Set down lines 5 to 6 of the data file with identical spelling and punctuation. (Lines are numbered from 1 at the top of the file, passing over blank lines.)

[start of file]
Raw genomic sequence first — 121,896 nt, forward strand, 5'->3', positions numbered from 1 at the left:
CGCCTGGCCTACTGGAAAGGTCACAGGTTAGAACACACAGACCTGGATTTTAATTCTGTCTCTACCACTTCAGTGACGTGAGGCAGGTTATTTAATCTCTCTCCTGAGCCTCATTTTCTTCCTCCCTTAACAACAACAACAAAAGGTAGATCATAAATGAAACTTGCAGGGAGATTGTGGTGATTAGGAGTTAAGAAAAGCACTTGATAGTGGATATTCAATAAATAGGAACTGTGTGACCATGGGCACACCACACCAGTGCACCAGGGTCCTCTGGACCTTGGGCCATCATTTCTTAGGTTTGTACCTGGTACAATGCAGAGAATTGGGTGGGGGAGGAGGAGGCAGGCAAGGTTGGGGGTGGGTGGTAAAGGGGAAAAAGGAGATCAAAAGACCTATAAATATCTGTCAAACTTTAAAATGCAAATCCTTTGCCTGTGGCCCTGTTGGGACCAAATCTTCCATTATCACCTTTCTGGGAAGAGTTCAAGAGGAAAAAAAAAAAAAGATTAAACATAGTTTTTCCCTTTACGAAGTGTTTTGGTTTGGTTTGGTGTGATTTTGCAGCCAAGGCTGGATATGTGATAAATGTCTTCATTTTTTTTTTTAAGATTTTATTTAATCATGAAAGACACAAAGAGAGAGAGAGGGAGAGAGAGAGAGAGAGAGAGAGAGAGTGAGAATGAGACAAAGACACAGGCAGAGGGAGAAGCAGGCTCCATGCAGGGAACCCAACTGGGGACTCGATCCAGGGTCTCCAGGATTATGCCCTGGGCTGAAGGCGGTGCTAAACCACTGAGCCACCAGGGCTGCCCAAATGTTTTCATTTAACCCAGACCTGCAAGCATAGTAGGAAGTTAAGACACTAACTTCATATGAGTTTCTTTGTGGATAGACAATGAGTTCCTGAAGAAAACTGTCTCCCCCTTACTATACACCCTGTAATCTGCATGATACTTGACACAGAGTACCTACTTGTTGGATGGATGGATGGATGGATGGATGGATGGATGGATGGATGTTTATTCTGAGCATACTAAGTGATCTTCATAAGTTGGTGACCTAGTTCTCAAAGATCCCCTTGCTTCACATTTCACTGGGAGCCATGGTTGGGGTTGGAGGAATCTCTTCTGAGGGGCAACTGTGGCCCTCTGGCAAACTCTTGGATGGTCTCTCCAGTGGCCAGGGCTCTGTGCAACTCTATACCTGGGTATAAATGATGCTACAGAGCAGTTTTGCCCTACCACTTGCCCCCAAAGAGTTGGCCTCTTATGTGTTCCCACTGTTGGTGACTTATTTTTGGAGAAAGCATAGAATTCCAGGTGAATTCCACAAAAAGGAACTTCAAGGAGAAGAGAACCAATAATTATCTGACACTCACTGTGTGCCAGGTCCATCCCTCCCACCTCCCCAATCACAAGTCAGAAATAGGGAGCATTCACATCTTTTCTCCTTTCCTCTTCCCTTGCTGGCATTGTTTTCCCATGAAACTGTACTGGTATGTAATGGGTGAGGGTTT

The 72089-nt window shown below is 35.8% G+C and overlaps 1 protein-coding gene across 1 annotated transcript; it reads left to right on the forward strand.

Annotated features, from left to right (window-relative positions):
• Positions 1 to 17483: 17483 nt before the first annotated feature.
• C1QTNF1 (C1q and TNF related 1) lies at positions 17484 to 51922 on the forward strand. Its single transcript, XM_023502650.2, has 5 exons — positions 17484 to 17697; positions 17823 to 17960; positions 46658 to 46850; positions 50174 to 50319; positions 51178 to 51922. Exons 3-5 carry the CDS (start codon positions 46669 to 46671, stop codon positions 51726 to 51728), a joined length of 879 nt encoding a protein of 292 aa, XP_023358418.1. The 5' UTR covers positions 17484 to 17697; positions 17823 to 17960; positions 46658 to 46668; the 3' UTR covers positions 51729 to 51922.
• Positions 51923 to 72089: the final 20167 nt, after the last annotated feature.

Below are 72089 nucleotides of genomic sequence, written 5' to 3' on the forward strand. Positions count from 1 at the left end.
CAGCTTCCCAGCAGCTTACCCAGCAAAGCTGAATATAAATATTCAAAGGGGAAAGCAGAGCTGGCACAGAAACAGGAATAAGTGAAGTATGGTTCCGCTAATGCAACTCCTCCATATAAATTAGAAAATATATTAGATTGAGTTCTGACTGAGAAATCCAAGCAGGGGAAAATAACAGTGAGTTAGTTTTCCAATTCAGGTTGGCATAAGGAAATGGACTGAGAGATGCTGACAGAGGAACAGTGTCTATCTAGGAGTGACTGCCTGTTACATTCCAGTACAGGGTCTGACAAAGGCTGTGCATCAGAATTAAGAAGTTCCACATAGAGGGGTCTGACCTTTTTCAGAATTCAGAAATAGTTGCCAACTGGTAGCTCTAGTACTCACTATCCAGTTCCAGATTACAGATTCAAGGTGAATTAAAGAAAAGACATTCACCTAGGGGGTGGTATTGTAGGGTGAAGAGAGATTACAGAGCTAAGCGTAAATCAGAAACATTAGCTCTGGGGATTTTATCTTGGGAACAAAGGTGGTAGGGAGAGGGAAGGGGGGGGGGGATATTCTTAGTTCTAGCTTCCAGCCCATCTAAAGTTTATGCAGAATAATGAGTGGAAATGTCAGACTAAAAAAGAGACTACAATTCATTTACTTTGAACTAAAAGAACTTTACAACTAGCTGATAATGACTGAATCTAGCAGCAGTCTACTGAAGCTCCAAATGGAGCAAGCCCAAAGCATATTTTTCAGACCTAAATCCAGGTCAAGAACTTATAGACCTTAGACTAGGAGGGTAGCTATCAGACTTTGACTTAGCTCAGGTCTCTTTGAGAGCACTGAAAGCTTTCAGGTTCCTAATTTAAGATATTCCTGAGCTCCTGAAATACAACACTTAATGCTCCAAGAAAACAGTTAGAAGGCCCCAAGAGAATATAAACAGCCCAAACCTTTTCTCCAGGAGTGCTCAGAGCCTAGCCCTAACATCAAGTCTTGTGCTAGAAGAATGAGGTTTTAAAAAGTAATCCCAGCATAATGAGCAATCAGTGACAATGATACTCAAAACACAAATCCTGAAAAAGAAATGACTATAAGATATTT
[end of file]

• Positions 1 to 17483: 17483 nt before the first annotated feature.
• C1QTNF1 (C1q and TNF related 1) lies at positions 17484 to 51922 on the forward strand. Its single transcript, XM_023502650.2, has 5 exons — positions 17484 to 17697; positions 17823 to 17960; positions 46658 to 46850; positions 50174 to 50319; positions 51178 to 51922. Exons 3-5 carry the CDS (start codon positions 46669 to 46671, stop codon positions 51726 to 51728), a joined length of 879 nt encoding a protein of 292 aa, XP_023358418.1. The 5' UTR covers positions 17484 to 17697; positions 17823 to 17960; positions 46658 to 46668; the 3' UTR covers positions 51729 to 51922.